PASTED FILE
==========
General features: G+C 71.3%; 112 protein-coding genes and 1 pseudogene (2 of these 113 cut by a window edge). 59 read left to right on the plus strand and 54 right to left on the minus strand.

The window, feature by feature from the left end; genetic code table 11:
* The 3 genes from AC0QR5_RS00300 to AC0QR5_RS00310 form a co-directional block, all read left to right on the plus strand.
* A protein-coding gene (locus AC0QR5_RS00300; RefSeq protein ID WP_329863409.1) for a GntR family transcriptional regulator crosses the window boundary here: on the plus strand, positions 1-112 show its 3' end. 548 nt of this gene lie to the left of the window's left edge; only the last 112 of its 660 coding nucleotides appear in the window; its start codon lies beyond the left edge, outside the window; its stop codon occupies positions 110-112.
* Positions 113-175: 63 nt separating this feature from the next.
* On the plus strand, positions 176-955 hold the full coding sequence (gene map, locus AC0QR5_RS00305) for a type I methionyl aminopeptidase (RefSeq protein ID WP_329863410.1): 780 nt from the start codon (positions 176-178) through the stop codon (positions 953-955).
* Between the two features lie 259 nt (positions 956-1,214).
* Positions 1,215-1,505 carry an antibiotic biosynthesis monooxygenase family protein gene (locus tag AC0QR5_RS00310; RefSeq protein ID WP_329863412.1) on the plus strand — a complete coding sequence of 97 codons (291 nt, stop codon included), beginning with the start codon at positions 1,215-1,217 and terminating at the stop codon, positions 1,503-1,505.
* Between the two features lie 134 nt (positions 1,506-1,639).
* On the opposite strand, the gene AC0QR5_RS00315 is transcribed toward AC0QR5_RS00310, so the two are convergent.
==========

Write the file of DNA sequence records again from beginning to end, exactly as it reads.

General features: G+C 71.3%; 112 protein-coding genes and 1 pseudogene (2 of these 113 cut by a window edge). 59 read left to right on the plus strand and 54 right to left on the minus strand.

The window, feature by feature from the left end; genetic code table 11:
* The 3 genes from AC0QR5_RS00300 to AC0QR5_RS00310 form a co-directional block, all read left to right on the plus strand.
* A protein-coding gene (locus AC0QR5_RS00300; RefSeq protein ID WP_329863409.1) for a GntR family transcriptional regulator crosses the window boundary here: on the plus strand, positions 1-112 show its 3' end. 548 nt of this gene lie to the left of the window's left edge; only the last 112 of its 660 coding nucleotides appear in the window; its start codon lies beyond the left edge, outside the window; its stop codon occupies positions 110-112.
* Positions 113-175: 63 nt separating this feature from the next.
* On the plus strand, positions 176-955 hold the full coding sequence (gene map, locus AC0QR5_RS00305) for a type I methionyl aminopeptidase (RefSeq protein ID WP_329863410.1): 780 nt from the start codon (positions 176-178) through the stop codon (positions 953-955).
* Between the two features lie 259 nt (positions 956-1,214).
* Positions 1,215-1,505 carry an antibiotic biosynthesis monooxygenase family protein gene (locus tag AC0QR5_RS00310; RefSeq protein ID WP_329863412.1) on the plus strand — a complete coding sequence of 97 codons (291 nt, stop codon included), beginning with the start codon at positions 1,215-1,217 and terminating at the stop codon, positions 1,503-1,505.
* Between the two features lie 134 nt (positions 1,506-1,639).
* On the opposite strand, the gene AC0QR5_RS00315 is transcribed toward AC0QR5_RS00310, so the two are convergent.